Black British was also an identity of Black people in Sierra Leone (known as the Krio) who considered themselves British. They are generally the descendants of black people who lived in England in the 18th century and freed Black American slaves who fought for the Crown in the American Revolutionary War (see also Black Loyalists). In 1787, hundreds of London's Black poor (a category which included the East Indian seamen known as lascars) agreed to go to this West African country on the condition that they would retain the status of British subjects, to live in freedom under the protection of the British Crown and be defended by the Royal Navy. Making this fresh start with them were many white people, including girlfriends, wives and widows of the black men. [ [ National Archives] ]


Roman to medieval times

In "Historia Regum Britanniae", Book IX, Geoffrey of Monmouth (c.1100 – c.1155) describes how the Anglo-Saxons defeated the inhabitants of Britain with the help of Gormund at the head of an army of Africans. However, as this is probably a reference to a Vandal ruler of North Africa, [ [ Gormund the Vandal] ] it is hard to assess to what extent these people can be regarded as "Black", given the fact that the Vandals were a Germanic tribe who merged with the population of North Africa.

In late medieval times, Black people occasionally made their way to the country as traders from seafaring countries such as Zanzibar, as well other places in the Middle East and North Africa. The most likely new arrivals back then would have been the Moors who were already settled in the Iberian Peninsula. One such example is someone who settled briefly in Scotland and was known as Black Morrow, "Morrow" being a Scottish version of "Moor". Shakespeare based "Othello" around the mixed race marriage of a Moor to a white woman.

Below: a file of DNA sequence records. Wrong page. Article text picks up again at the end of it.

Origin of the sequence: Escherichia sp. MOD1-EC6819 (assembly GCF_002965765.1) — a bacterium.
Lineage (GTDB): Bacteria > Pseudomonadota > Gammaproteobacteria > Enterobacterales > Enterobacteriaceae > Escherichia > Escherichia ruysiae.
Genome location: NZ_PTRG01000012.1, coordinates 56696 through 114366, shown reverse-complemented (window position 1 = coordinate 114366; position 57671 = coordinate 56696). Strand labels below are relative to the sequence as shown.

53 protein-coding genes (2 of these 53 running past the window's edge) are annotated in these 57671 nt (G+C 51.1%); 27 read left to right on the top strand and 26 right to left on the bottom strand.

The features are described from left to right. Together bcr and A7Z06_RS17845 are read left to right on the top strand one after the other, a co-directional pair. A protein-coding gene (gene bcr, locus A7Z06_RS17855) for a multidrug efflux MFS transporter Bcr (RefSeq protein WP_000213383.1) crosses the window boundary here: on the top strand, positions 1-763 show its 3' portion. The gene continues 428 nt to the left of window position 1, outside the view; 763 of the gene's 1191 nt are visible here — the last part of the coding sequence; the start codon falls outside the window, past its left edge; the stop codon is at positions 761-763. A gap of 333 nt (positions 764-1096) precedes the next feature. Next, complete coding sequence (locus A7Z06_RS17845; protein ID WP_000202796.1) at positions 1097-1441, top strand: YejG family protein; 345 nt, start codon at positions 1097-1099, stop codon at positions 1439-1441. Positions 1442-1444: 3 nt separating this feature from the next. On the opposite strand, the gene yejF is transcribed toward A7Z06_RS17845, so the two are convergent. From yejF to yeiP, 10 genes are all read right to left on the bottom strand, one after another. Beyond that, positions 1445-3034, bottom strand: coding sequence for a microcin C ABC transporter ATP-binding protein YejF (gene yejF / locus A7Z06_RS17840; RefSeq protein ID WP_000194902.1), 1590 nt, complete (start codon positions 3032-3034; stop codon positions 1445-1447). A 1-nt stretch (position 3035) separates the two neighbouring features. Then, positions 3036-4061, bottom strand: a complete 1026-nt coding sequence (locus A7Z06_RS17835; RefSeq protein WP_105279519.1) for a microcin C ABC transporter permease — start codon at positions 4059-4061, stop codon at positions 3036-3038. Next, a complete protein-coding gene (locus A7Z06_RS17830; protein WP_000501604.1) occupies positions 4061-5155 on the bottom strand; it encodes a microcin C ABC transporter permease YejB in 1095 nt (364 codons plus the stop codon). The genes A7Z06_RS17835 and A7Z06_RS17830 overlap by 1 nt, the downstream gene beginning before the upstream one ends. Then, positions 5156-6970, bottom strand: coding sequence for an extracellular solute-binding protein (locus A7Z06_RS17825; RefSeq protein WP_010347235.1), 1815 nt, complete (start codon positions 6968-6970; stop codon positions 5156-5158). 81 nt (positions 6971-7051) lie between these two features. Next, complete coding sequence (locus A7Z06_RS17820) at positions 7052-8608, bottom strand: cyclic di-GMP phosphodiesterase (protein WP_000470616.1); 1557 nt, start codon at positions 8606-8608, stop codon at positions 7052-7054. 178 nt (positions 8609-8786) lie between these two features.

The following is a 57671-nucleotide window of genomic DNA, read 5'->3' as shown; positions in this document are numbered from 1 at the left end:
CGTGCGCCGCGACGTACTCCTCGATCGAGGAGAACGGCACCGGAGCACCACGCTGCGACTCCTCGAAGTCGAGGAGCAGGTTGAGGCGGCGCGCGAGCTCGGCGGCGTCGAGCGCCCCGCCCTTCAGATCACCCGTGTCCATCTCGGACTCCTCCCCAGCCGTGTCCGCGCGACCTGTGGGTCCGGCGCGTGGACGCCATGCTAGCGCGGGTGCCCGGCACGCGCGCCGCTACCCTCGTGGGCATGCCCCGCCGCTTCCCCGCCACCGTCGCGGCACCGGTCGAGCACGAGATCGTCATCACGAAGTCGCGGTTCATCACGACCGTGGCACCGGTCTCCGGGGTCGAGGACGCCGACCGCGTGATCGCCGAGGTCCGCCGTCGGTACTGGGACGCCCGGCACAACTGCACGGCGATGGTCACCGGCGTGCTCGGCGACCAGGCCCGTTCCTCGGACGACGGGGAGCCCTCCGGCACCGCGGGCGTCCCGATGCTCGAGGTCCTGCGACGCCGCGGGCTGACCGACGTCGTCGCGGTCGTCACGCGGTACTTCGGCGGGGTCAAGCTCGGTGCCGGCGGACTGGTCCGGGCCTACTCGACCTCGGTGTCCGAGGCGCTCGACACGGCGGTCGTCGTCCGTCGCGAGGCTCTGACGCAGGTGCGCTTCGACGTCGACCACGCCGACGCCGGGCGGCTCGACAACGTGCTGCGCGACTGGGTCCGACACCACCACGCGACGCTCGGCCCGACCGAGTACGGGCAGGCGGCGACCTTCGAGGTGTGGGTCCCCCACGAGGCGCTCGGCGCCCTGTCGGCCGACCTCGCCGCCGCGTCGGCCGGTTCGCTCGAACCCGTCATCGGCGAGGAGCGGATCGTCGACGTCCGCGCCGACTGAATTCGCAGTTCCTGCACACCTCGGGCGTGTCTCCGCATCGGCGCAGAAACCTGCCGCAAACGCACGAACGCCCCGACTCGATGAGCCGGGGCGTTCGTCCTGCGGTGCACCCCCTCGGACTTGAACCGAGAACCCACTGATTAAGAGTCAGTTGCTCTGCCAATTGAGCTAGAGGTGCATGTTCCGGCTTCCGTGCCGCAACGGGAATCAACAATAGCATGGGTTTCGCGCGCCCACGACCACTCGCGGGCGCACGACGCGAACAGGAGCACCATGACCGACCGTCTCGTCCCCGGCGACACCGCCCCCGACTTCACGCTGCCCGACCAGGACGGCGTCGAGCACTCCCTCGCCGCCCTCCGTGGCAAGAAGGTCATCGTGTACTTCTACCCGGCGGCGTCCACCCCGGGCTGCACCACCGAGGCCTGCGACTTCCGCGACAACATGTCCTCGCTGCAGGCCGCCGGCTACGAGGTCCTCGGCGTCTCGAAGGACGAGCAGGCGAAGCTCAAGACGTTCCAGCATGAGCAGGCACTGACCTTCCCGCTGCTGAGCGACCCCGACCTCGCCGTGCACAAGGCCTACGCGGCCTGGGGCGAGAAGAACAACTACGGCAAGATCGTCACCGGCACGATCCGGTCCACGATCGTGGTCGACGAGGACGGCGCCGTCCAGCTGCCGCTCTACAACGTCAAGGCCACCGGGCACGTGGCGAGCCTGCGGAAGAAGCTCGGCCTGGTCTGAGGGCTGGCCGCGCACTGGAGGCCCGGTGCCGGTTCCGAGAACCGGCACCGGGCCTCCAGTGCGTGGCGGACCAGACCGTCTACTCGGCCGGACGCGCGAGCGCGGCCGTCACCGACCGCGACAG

ince the advent of transatlantic slavery

The involvement of merchants from the British Isles in the transatlantic slave trade was the most important factor in the development of the Black British community. These communities flourished in port cities strongly involved in the slave trade, such as Liverpool (from 1730) ["Black liverpool: the early history of Britain's Oldest Black Community 1730 - 1918" by Ray Costello, Picton Press, Liverpool 2001] and Bristol.

The legality of slavery in England had been questioned following the Cartwright decision of 1569, when it was "resolved that England was too pure an air for a slave to breathe in." From the early eighteenth century, there are records of slave sales and various attempts to capture Africans described as escaped slaves. The issue was not legally contested until the Somerset case of 1772, which concerned James Somersett, a fugitive black slave from Virginia. Chief Justice Mansfield (whose own presumed great-niece Dido was of mixed race) concluded that Somersett could not be forced to leave England against his will. (See generally, Slavery at common law.)

The Black Londoners, encouraged by the Committee for the Relief of the Black Poor, decided to immigrate to Sierra Leone to found the first British colony in Africa. They demanded that their status as British subjects be recognized, along with the duty of the Royal Navy to defend them.

The number of people in Britain with Black African origins was relatively small. There were, however, significant communities of South Asians, especially East Indian seamen known as lascars. In short, the links established through the British Empire led to increased population movement and immigration.

In a famous case, an Indian Briton, Dadabhai Naoroji, stood for election to parliament for the Liberal Party in 1886. He was defeated, leading the leader of the Conservative Party, Lord Salisbury to remark that "however great the progress of mankind has been, and however far we have advanced in overcoming prejudice, I doubt if we have yet got to the point of view where a British constituency would elect a black man". [ [ The Capital's history uncovered] ] This led to much discussion about the applicability of the term "black" to South Asians. Naoroji was subsequently elected to parliament in 1892, becoming the first Member of Parliament (MP) of Indian descent.